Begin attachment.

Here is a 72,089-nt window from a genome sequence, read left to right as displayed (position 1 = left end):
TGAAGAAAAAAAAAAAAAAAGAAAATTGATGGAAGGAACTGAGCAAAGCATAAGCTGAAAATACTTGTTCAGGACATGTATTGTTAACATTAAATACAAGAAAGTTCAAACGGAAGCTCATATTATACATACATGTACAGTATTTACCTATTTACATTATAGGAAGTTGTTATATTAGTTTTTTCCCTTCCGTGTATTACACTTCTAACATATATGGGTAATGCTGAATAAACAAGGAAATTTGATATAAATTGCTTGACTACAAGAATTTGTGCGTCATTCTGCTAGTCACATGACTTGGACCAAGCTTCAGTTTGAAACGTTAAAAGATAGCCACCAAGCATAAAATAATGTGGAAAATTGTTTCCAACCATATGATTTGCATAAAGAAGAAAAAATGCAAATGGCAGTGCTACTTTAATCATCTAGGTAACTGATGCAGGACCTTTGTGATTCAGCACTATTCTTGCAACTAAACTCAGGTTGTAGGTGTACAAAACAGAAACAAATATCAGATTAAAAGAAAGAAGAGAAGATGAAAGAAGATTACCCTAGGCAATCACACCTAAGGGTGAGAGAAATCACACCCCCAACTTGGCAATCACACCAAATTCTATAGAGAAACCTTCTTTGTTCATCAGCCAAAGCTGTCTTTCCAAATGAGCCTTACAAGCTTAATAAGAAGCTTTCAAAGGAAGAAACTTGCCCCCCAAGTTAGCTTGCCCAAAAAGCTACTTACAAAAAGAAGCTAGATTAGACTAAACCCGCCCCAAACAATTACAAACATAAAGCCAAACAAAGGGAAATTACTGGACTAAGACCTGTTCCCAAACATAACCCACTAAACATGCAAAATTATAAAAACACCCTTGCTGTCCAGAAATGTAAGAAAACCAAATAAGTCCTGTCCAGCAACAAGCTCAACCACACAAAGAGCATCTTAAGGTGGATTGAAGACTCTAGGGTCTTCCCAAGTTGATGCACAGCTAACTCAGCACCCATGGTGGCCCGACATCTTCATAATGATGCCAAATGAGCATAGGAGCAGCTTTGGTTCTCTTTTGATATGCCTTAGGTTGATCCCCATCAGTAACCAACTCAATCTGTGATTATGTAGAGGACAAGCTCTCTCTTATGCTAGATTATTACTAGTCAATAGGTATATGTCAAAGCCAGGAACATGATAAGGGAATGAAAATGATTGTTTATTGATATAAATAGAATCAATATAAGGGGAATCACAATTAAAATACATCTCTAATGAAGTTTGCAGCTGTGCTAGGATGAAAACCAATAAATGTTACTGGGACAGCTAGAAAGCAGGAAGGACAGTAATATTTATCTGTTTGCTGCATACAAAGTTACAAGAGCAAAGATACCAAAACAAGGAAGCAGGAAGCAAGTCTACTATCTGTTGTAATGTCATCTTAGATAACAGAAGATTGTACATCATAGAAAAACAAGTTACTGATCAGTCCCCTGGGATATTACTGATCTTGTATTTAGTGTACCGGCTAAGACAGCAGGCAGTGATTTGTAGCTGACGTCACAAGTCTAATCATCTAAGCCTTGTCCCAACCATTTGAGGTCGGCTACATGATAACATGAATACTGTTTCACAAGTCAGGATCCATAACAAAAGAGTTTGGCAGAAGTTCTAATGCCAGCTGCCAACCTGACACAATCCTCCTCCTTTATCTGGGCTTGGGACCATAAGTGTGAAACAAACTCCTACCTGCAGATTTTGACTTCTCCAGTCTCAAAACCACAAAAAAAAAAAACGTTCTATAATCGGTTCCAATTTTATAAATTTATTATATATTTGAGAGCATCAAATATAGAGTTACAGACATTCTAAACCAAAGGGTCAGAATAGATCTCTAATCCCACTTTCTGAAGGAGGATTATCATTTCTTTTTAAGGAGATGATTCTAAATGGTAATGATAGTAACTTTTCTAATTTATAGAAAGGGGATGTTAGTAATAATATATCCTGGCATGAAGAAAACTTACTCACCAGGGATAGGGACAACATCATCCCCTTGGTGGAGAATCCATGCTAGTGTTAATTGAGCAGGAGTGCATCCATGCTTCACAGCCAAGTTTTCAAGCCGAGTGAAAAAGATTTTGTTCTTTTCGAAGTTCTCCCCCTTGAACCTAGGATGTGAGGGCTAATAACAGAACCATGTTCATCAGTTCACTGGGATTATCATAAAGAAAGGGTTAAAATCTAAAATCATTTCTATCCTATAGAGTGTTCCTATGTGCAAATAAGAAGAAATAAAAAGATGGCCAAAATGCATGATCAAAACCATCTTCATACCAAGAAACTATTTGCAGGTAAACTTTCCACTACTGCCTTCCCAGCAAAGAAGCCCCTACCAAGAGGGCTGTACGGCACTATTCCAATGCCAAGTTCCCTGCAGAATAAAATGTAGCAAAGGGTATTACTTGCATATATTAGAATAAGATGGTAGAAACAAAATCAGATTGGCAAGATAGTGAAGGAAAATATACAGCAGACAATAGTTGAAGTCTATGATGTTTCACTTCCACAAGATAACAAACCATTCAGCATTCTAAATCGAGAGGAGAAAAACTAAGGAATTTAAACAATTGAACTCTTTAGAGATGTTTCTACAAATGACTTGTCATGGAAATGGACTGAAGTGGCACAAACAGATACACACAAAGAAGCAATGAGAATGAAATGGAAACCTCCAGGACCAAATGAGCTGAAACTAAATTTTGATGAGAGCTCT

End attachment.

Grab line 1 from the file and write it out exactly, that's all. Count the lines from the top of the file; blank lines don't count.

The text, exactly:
Here is a 72,089-nt window from a genome sequence, read left to right as displayed (position 1 = left end):